Programmed I/O Data Transfer scheme of 8085 microprocessor
Programmed I/O Data Transfer scheme of 8085 microprocessor is a simple parallel data transfer scheme. This method of data transfer is generally used in the simple microprocessor systems. It is obvious that where speed is unimportant. This method uses instructions to get the data into or out of the microprocessor. Programmed I/O Data Transfer scheme of 8085 microprocessor can be work on synchronous or asynchronous mode. The data transfer can be synchronous or asynchronous it completely depends upon the type and the speed of the I/O devices.
Synchronous type of data transfer
Synchronous type of data transfer can be used when the speed of the I/O devices matches with the speed of the 8085 microprocessor. So for synchronization established between I/O device and microprocessor we need common clock pulse. This common clock pulse synchronizes the microprocessor and the I/O devices. Synchronous type of data transfer scheme because of the matching of the speed, the microprocessor does not have to wait for the availability of the data. The microprocessor immediately sends data for the transfer as soon as the microprocessor issues a signal.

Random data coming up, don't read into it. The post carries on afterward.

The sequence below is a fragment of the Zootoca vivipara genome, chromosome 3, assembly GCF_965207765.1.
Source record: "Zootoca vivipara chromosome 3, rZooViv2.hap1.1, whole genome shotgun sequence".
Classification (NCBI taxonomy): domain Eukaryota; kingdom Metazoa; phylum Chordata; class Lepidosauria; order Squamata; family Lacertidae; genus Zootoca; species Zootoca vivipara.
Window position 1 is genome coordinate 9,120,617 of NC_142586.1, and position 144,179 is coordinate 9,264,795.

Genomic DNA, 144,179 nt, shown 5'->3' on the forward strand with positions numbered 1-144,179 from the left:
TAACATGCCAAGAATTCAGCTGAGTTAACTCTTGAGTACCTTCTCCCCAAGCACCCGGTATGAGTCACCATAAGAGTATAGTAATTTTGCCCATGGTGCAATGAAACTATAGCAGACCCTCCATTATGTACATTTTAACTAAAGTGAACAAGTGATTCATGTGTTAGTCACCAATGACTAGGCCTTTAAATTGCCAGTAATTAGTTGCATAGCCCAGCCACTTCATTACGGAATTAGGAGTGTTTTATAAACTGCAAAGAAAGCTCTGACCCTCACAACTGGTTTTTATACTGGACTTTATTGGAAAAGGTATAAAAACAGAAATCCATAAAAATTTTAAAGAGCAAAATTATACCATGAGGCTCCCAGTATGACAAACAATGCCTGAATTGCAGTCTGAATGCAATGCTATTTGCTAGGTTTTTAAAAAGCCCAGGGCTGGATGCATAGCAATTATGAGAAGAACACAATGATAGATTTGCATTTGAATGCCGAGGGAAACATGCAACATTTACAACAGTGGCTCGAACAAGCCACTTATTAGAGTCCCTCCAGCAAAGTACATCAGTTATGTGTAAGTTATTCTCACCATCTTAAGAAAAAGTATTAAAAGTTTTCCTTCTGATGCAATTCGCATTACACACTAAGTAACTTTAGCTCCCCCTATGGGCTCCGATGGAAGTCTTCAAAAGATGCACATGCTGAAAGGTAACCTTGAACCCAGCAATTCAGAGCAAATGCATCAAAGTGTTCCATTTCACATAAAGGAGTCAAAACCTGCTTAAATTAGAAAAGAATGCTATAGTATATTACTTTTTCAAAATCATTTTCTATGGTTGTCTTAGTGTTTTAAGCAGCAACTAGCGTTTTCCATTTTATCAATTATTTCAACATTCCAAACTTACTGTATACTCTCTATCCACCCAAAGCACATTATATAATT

The asynchronous data transfer
The asynchronous data transfer method is used when the speed of the I/O devices is slower than the speed of the microprocessor. Because of the mismatch of the speed, the internal timing of the I/O device is independent from the microprocessor. That is why two units are said to be asynchronous to each other. The asynchronous data transfer is normally implemented using ‘handshaking’ mode. Now question is what is handshaking mode? In the handshaking mode some signals are exchanged between the I/O device and microprocessor before the data transfer takes place.
By this handshaking the microprocessor has to check the status to the input/output device. Now if the device is ready for the data transfer or not.
- First step of microprocessor is initiates the I/O device to get ready.
- Then status of the I/O device is continuously checked by the microprocessor.
- This process remain continues until the I/O device becomes ready.
- After that microprocessor sends instructions to transfer the data.
Flow chart for this mode of data transfer is shown above.
Now form this bellow figure, the microprocessor sends a ready signal to I/O device. When the device is ready to accept the data, the I/O device sends an ‘ACK’ (Acknowledge) signal to microprocessor. By sending ACK, it indicating that the I/O device has acknowledged the ‘Ready’ signal. Now finally it is ready for the transfer of data.
Again in bellow figure shows the asynchronous handshaking process to transfer the data from the I/O device to microprocessor. In this case I/O device issues the ready signal to microprocessor indicating that I/O device is ready to send the data to microprocessor. In response to this signal, valid data signal is sent by the microprocessor to I/O device and then the valid data is put on the data bus for the transfer.